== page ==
Search This Blog

Wednesday, January 04, 2006

Before we throw stones

"They're alive!"

It's hard to imagine the roller coaster ride the families in West Virginia have been on in the past few hours. Stop. Think for just a moment, how this could happen.

And, it could. When one wants so desperately to believe in miracles, it's easy to grasp immediately on to any kind of news. A young woman in last night's newscast summed up the mistake, "All I heard them say, is 'We've found the miners!" She said jubilantly. Her comments made me pause for just a second last night before I too gave into the notion that the miners were indeed alive.

I kept searching the crowd that the cameras were panning. Where are the miners? Where are the ambulances? I kept thinking. After an hour there were none, but I like every one else went to bed. Newspaper editors around the country can hardly be blamed for putting the paper to bed, and leaving before the truth was known at 3 a.m. Most people don't understand that a paper can hold for only so long in order for people to get it on their doorstep in the morning.

So this morning - today -- we're hearing accusations. They knew and didn't tell us. They lied. Newspapers lied. They were wrong.

It's going to take a while to understand where communication broke down. I'm sure there will be one person singled out to blame. Lawyers will be called, analysts will analyze, and pundits will criticize, settlements agreed upon. But in the end, the miners will still be gone. Their families left to imagine the pain and fear they must have felt and to pick up the pieces. That's what we all have to do...pick up the pieces.


wordgirl said...

I can't believe that any entity (however heartless)could think that temporary-but-false hope is better than preparing someone for grim reality. I hope that's not what happened in Virginia.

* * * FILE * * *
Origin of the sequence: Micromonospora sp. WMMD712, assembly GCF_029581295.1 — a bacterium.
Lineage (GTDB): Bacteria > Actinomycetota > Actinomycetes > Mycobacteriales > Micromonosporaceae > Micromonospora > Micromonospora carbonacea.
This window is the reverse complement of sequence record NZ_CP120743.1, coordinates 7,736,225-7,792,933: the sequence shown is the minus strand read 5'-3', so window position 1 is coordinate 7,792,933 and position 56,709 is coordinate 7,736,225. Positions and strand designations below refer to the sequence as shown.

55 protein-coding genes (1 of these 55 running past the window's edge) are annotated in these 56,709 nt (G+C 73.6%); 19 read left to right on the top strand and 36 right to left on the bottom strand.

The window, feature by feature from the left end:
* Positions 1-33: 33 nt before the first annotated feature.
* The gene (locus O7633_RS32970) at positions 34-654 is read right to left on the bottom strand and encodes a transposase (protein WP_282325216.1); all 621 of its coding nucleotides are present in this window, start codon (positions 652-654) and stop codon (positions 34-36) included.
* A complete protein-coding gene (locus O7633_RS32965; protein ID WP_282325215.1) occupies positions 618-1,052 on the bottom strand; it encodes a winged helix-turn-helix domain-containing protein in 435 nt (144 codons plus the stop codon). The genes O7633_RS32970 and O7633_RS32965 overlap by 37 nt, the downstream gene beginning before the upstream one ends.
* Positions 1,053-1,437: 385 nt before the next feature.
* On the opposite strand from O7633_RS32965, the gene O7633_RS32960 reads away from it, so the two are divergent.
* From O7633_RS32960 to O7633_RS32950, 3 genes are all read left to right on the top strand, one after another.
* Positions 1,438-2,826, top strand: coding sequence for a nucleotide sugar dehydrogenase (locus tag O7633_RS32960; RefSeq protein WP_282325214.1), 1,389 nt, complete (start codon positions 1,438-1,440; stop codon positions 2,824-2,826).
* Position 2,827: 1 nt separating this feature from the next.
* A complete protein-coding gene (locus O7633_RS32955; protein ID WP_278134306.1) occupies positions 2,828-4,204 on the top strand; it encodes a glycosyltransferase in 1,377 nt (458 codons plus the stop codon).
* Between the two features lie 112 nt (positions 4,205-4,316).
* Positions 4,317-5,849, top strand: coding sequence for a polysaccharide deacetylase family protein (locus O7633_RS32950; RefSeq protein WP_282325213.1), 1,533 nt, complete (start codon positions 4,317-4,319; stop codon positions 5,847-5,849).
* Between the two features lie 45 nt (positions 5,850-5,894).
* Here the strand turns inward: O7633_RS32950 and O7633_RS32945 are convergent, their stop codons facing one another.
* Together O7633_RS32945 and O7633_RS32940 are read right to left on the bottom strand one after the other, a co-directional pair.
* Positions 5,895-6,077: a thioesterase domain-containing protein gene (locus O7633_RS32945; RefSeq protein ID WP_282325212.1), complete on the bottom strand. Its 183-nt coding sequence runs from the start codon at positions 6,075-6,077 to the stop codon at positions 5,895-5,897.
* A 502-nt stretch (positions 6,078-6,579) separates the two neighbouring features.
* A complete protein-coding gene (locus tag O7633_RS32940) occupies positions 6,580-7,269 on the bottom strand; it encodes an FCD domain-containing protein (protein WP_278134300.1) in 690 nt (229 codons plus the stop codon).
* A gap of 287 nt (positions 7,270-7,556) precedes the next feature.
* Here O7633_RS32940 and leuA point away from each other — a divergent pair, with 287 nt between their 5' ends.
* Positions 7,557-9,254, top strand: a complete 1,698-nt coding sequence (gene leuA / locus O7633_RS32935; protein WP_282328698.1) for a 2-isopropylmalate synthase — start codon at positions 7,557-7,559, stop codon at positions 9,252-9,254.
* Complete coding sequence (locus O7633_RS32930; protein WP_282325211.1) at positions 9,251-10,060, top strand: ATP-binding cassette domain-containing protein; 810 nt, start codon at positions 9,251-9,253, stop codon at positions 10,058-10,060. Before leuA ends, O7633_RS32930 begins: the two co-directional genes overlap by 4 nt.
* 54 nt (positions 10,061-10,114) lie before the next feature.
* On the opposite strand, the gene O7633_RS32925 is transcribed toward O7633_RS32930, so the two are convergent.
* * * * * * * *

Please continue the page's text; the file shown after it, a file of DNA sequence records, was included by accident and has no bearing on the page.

Sherrie said...

From what I've read, someone overheard them saying "We're checking vitals" and assumed that meant the were alive, and things took off from there.

On deadline, hearing family members and elected officals saying that, I think I'd have run with the story. The presses were waiting, and you can't hold out forever at midnight.

Now, what the company did, not correcting the news immediately, or clarifying, that's unconscionable. And I'll bet money they get off the hook and the media gets the blame. But company officials seem to have known that the "good" news was out, and did nothing to stem the tide and caution or temper the news.

You can't blame reporters on this. In a story like this, family members are a direct source. You can't always wait for the press conference, especially on deadline. And if anyone should know, it should be the families.

An aside: the local paper in W.V. held off on reporting the good news. NPR asked why. The editor and reporter both said that folks down there have a history of saying what they want to believe, though it might not necessarily be true.

Hence, they waited for the mine officials, not the families, to report what happened. Being an out-of-town reporter, you wouldn't know or think about a culture like that, and thus, wouldn't hesitate to report what a family member told you.

A mess, but the media didn't get it wrong. They published the story, as was known to be true, at the time that it happened. The downfall, of course, is that news can change overnight and papers have to be printed, given dry time, shipment time, and delivery time.